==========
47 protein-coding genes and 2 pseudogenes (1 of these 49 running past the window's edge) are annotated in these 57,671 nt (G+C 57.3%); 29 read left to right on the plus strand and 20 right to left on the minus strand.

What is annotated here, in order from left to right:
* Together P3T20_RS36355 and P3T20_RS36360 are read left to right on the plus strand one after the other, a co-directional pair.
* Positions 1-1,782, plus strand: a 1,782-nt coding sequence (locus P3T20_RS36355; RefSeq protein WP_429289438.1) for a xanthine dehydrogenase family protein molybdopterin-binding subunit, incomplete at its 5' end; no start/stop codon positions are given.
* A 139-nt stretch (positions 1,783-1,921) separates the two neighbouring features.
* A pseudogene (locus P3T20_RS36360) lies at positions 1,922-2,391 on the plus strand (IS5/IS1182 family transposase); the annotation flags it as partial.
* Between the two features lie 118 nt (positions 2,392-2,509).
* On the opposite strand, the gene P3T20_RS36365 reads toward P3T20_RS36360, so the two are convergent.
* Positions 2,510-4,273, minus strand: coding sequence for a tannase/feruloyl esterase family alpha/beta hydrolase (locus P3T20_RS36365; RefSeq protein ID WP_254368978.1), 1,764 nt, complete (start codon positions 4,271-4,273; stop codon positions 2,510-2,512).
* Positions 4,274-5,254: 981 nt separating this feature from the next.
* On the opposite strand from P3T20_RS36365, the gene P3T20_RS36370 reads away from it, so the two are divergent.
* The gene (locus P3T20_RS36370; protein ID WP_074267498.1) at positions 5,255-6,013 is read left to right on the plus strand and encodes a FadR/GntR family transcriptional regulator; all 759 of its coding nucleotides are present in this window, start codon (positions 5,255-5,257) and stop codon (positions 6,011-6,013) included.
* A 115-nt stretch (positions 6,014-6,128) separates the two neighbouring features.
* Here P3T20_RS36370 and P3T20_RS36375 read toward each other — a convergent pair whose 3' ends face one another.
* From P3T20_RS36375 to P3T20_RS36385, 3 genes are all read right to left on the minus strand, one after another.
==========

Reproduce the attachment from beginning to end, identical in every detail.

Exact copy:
47 protein-coding genes and 2 pseudogenes (1 of these 49 running past the window's edge) are annotated in these 57,671 nt (G+C 57.3%); 29 read left to right on the plus strand and 20 right to left on the minus strand.

What is annotated here, in order from left to right:
* Together P3T20_RS36355 and P3T20_RS36360 are read left to right on the plus strand one after the other, a co-directional pair.
* Positions 1-1,782, plus strand: a 1,782-nt coding sequence (locus P3T20_RS36355; RefSeq protein WP_429289438.1) for a xanthine dehydrogenase family protein molybdopterin-binding subunit, incomplete at its 5' end; no start/stop codon positions are given.
* A 139-nt stretch (positions 1,783-1,921) separates the two neighbouring features.
* A pseudogene (locus P3T20_RS36360) lies at positions 1,922-2,391 on the plus strand (IS5/IS1182 family transposase); the annotation flags it as partial.
* Between the two features lie 118 nt (positions 2,392-2,509).
* On the opposite strand, the gene P3T20_RS36365 reads toward P3T20_RS36360, so the two are convergent.
* Positions 2,510-4,273, minus strand: coding sequence for a tannase/feruloyl esterase family alpha/beta hydrolase (locus P3T20_RS36365; RefSeq protein ID WP_254368978.1), 1,764 nt, complete (start codon positions 4,271-4,273; stop codon positions 2,510-2,512).
* Positions 4,274-5,254: 981 nt separating this feature from the next.
* On the opposite strand from P3T20_RS36365, the gene P3T20_RS36370 reads away from it, so the two are divergent.
* The gene (locus P3T20_RS36370; protein ID WP_074267498.1) at positions 5,255-6,013 is read left to right on the plus strand and encodes a FadR/GntR family transcriptional regulator; all 759 of its coding nucleotides are present in this window, start codon (positions 5,255-5,257) and stop codon (positions 6,011-6,013) included.
* A 115-nt stretch (positions 6,014-6,128) separates the two neighbouring features.
* Here P3T20_RS36370 and P3T20_RS36375 read toward each other — a convergent pair whose 3' ends face one another.
* From P3T20_RS36375 to P3T20_RS36385, 3 genes are all read right to left on the minus strand, one after another.